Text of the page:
TW Acustic has a wonderful phono stage with plenty of slam and dynamics.
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Second the Manley Steelhead. I have had mine for about 7 years with no problems and definitely dynamic as all heck. It was way superior to my previous Aesthetix Rhea. If you want to improve on this, get some NOS 6DJ8/6922/7308 tubes for the gain and 5687/7119/6900 tubes for the white followers. I currently run some Telefunken 6922s and Mu/Bendix 6900. There are probably some better phono stages out there but considerably more expensive.
Not enough ideas from your original post in "analog"?
Regardless of your choice, you probably will need a step up transformer. The Decware looks like a nice unit for the money. Not enough gain to use your Denon. Know that ANY all tube unit will have a degree of noise if you listen LOUD.
I use an all tube piece, and when the volume nears 11:00-12:00(rarely) some hiss, though not annoying, is present in quiet passages.The "realness" of a good tube phono stage simply can’t be duplicated unless you’re prepared to shell out considerable amounts of cash for a SS unit.
Thanks for your input!!
I just wan't to know, if feeding a tube phono stage, to a tube push pull intergrated, would be to much of a good thing
I like my music fast with good bass and plenty of slam!!
The system at the moment, is a solid state, phono stage, that I can with RCA resistors!!, the bass seems fine, it just depends on the recording, and some times will shock me how deep it gets, but 60?%, I't seems a touch bright, would pairing my tube intergrated, with the decaware, phono stage, be to soft, or maybe play around with the loading of the Zu Denpn 103 Cartridge??
Forgive me, I'm new to this, I'm 90% there, but wish to go the whole way
David: Since the sweet spot of tubes is voltage amplification, tubed phono stages/preamps that use small signal tubes for gain are probably the best bet for this application. Yes, a SS preamp might give a little more speed and bass extension, but there are many tubed phono stages and preamps for a reason: they are sonically superior in many ways. You should get your music fast with good bass and plenty of slam using tubed phono stages. For power amps, however, tubes do not work as well for current amplification due to higher output impedances and you get more mixed results. As someone else mentioned, getting enough voltage gain overall in your system is paramount in obtaining optimal sonics, and I personally like tubed phono stages like my Manley Steelhead phono stage and my tubed Essence preamp. I use a SS Essence power amp. Many top phono stages such as the Steelhead use a step-up transformer for moving coil cartridge gain and 6922 or other small-signal tubes for moving magnet gain.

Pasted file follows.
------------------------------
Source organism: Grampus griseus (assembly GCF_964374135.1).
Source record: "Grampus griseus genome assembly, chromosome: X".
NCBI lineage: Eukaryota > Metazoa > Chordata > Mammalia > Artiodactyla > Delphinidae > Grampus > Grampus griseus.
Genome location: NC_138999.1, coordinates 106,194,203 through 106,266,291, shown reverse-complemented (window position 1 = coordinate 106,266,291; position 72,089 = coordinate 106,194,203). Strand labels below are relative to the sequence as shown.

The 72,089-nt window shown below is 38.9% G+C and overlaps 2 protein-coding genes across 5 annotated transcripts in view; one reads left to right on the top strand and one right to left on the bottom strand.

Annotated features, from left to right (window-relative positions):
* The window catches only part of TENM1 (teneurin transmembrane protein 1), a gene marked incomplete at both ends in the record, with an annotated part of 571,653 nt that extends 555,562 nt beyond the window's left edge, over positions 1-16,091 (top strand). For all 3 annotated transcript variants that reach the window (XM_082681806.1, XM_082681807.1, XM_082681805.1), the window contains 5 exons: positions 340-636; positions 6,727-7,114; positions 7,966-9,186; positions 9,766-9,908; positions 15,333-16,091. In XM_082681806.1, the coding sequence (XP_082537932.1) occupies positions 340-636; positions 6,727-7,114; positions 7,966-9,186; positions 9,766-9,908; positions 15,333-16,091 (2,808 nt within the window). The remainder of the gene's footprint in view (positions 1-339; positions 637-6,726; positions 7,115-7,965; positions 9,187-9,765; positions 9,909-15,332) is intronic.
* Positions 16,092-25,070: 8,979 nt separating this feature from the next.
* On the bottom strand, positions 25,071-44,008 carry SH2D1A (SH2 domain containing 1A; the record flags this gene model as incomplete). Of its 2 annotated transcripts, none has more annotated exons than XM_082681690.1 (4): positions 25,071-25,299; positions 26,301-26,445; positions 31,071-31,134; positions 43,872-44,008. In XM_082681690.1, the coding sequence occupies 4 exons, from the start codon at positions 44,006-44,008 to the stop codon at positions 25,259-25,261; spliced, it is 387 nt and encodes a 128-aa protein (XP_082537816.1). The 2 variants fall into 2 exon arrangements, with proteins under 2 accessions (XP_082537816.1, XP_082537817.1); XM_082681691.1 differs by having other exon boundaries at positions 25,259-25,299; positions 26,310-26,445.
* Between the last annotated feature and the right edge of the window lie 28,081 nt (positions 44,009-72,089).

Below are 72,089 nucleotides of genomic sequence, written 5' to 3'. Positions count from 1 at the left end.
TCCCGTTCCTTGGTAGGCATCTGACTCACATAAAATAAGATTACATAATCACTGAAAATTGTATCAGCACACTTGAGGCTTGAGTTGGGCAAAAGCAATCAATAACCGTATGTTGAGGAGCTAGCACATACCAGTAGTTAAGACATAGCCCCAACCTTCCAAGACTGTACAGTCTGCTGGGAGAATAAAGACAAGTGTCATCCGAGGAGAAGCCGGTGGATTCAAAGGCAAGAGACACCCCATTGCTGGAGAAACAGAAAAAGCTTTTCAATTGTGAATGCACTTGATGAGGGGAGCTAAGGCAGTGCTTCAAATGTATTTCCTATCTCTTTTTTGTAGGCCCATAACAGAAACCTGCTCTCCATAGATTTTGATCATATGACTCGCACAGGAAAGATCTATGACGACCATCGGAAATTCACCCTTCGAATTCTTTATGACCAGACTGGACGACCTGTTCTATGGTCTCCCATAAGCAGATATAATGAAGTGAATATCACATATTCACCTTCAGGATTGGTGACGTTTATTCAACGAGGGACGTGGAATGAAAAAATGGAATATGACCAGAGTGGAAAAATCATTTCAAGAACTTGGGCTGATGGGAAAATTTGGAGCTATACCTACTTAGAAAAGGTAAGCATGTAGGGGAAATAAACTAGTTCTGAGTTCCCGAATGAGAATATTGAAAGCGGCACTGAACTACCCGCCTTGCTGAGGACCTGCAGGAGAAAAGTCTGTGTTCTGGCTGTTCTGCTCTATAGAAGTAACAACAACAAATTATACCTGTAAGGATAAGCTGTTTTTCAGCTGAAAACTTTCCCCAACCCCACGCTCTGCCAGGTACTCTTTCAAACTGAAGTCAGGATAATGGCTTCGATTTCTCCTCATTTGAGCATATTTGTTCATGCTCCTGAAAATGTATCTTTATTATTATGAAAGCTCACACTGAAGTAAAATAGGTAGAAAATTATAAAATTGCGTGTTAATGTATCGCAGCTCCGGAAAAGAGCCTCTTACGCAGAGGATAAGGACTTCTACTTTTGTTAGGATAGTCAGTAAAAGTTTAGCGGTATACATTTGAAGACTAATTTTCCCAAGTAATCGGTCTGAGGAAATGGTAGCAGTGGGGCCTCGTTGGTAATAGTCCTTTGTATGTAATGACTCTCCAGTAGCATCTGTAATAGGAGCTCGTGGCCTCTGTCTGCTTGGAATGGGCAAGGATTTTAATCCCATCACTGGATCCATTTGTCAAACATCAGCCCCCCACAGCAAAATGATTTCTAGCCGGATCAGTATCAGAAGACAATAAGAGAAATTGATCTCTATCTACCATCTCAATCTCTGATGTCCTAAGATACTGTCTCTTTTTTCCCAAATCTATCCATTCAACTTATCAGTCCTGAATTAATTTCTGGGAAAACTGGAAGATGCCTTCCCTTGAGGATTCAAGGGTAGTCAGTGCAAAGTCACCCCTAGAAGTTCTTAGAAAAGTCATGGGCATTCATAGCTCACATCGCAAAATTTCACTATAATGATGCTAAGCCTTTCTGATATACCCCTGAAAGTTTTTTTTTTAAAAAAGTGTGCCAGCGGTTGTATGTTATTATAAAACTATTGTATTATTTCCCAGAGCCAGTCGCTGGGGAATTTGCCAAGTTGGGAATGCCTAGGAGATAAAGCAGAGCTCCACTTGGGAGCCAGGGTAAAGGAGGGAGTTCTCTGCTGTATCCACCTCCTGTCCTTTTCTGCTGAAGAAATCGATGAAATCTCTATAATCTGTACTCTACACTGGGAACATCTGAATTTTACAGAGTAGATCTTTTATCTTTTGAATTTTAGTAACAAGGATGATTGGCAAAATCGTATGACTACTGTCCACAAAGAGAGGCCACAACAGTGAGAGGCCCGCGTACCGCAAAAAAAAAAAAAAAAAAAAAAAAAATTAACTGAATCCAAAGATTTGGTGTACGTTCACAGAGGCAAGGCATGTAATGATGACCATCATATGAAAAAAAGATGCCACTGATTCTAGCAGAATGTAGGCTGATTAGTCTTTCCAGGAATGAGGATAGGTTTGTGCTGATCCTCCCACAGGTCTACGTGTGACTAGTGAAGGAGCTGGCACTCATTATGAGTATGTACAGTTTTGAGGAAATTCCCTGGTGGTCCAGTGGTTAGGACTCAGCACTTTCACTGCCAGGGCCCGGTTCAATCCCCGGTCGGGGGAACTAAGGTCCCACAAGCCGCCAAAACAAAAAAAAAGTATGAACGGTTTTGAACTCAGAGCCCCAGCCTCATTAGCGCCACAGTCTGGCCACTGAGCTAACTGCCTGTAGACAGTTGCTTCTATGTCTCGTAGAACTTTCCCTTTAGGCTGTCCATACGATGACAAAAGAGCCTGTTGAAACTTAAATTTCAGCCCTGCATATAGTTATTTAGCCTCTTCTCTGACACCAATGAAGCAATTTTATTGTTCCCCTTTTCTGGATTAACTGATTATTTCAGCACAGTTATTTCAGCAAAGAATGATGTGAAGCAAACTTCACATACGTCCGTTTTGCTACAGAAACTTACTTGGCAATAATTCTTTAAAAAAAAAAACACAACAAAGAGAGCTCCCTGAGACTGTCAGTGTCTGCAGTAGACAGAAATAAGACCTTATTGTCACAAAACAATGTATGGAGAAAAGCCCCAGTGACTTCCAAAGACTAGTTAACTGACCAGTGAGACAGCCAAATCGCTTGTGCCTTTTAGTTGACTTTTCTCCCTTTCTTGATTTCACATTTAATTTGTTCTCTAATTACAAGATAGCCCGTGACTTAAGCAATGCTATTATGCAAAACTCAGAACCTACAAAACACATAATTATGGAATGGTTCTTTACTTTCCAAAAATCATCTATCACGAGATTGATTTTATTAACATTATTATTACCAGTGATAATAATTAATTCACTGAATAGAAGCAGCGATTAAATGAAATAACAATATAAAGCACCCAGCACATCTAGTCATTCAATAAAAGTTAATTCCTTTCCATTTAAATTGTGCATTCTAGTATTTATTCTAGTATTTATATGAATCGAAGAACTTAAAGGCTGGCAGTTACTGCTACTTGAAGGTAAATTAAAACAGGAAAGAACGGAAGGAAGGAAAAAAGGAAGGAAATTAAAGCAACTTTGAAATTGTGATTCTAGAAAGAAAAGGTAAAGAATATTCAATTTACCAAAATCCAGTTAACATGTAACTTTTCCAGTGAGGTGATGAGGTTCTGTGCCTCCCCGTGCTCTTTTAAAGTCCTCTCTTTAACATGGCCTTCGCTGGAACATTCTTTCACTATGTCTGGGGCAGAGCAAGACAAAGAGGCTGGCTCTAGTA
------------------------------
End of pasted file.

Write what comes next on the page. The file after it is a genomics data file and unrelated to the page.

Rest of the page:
rlawry - Your statement only applies to components that don't take into consideration using solid state amplification with tube preamps. Good designers make their amps with sufficient input impedance to work with the higher output impedance of tube preamps. Good designers make their tube preamps capable of driving lower impedance amps.
op - Get a cartridge. A REAL cartridge.
As much as I hate to be a shill for anything I will say my 15 year old BAT VKP10 SE with 80 db gain definitely has slam. Yeah I can hear the tubes when I listen loud but the output leaves no question as to anything being left behind.
See them on here for 3.5K-4.5K. Music Direct had a new one/closeout for $4995 and I almost bought it again, just to renew the same model. Came really close. Step up is Lundahls internally integrated. Will say that I run balanced through the preamp and can't say what drop off you would see single ended.